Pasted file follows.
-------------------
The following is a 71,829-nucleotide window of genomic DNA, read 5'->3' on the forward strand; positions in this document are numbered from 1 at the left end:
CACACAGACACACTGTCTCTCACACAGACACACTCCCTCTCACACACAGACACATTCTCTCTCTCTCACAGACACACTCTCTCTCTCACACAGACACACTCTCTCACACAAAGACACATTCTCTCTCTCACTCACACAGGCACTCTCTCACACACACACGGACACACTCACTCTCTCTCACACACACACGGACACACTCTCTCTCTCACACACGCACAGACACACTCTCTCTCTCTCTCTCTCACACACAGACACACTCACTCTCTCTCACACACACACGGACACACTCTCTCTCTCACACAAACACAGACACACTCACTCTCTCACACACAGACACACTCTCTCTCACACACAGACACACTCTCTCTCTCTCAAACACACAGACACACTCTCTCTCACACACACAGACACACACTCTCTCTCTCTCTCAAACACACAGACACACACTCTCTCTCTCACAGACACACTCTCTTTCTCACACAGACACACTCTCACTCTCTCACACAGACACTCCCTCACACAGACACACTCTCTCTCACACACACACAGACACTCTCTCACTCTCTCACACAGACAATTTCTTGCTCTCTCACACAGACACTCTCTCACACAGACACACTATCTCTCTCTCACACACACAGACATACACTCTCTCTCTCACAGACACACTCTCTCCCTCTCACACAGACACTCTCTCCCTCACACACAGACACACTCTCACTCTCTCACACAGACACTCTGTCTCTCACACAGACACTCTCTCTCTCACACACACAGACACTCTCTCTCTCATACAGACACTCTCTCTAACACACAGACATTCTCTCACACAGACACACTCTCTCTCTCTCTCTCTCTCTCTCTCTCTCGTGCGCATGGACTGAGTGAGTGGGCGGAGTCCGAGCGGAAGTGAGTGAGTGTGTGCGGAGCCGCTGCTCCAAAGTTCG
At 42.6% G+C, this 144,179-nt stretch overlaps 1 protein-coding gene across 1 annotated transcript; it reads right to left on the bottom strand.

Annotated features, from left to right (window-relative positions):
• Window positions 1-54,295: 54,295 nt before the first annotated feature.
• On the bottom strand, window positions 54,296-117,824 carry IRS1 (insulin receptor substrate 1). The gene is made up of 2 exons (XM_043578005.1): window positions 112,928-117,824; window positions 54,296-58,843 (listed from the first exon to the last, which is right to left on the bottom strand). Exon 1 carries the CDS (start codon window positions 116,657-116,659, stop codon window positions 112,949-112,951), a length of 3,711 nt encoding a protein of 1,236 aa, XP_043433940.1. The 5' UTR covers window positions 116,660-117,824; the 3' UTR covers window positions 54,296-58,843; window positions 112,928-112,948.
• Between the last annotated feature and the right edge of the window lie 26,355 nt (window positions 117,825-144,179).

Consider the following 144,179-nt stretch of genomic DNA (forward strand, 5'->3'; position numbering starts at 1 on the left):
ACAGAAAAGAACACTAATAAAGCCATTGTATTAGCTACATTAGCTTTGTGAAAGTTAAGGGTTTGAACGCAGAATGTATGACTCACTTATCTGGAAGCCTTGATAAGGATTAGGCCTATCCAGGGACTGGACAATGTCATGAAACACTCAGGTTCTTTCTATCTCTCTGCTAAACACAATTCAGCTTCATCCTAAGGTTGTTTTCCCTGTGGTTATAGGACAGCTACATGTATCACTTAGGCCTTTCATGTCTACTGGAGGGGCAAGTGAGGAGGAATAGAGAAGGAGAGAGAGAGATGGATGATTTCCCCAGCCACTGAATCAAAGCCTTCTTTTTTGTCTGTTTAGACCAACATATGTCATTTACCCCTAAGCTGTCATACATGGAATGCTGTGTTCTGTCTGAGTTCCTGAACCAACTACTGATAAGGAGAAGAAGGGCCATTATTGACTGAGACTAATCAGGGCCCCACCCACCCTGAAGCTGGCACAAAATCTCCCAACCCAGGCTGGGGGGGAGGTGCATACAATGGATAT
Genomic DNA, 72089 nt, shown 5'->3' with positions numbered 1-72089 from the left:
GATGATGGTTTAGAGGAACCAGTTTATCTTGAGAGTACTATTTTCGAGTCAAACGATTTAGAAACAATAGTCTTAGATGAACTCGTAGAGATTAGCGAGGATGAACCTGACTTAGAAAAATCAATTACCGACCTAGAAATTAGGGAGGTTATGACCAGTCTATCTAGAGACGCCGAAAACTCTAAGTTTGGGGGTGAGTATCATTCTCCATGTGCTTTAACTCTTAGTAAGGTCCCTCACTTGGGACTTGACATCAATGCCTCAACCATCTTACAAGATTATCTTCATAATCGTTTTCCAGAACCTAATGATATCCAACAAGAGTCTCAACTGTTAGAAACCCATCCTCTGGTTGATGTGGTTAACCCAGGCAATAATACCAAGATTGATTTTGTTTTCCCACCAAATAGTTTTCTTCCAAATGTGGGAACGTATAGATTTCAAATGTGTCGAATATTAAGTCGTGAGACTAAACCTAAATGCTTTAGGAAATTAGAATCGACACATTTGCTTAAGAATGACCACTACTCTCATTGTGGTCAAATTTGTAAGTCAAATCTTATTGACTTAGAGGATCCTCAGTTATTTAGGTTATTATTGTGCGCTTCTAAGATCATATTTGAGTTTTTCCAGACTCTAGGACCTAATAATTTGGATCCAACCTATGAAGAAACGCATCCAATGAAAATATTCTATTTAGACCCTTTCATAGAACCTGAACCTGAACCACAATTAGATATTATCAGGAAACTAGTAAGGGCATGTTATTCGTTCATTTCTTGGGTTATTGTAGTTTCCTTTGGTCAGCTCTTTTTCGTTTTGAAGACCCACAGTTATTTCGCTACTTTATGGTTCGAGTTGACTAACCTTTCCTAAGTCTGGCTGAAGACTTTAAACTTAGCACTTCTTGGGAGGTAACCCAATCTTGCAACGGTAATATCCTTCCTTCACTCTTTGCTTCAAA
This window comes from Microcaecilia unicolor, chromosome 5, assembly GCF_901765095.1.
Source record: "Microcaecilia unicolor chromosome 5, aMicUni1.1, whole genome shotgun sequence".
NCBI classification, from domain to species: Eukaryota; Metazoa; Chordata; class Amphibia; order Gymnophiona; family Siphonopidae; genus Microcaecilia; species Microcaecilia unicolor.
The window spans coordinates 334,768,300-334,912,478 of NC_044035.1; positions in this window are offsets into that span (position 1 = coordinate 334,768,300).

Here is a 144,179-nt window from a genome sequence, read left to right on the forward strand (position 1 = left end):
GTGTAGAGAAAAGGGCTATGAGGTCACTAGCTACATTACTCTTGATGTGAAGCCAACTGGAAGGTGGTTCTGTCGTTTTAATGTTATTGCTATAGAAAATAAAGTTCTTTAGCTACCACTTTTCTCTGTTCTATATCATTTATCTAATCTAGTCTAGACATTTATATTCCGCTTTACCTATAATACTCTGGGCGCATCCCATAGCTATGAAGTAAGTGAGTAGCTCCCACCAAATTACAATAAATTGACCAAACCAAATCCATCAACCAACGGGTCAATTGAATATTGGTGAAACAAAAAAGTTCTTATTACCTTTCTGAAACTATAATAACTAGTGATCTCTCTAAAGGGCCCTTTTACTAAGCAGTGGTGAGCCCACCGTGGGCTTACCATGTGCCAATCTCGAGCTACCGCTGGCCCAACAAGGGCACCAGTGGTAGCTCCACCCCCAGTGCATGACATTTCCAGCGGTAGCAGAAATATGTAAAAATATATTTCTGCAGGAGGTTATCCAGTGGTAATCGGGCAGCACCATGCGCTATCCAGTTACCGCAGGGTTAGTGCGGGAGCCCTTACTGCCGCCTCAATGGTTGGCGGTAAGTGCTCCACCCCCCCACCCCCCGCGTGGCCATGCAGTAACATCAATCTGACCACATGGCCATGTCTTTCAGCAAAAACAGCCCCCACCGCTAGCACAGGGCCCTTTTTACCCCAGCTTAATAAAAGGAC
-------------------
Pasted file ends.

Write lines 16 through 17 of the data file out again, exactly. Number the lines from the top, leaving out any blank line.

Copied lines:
Here is a 144,179-nt window from a genome sequence, read left to right on the forward strand (position 1 = left end):
GTGTAGAGAAAAGGGCTATGAGGTCACTAGCTACATTACTCTTGATGTGAAGCCAACTGGAAGGTGGTTCTGTCGTTTTAATGTTATTGCTATAGAAAATAAAGTTCTTTAGCTACCACTTTTCTCTGTTCTATATCATTTATCTAATCTAGTCTAGACATTTATATTCCGCTTTACCTATAATACTCTGGGCGCATCCCATAGCTATGAAGTAAGTGAGTAGCTCCCACCAAATTACAATAAATTGACCAAACCAAATCCATCAACCAACGGGTCAATTGAATATTGGTGAAACAAAAAAGTTCTTATTACCTTTCTGAAACTATAATAACTAGTGATCTCTCTAAAGGGCCCTTTTACTAAGCAGTGGTGAGCCCACCGTGGGCTTACCATGTGCCAATCTCGAGCTACCGCTGGCCCAACAAGGGCACCAGTGGTAGCTCCACCCCCAGTGCATGACATTTCCAGCGGTAGCAGAAATATGTAAAAATATATTTCTGCAGGAGGTTATCCAGTGGTAATCGGGCAGCACCATGCGCTATCCAGTTACCGCAGGGTTAGTGCGGGAGCCCTTACTGCCGCCTCAATGGTTGGCGGTAAGTGCTCCACCCCCCCACCCCCCGCGTGGCCATGCAGTAACATCAATCTGACCACATGGCCATGTCTTTCAGCAAAAACAGCCCCCACCGCTAGCACAGGGCCCTTTTTACCCCAGCTTAATAAAAGGAC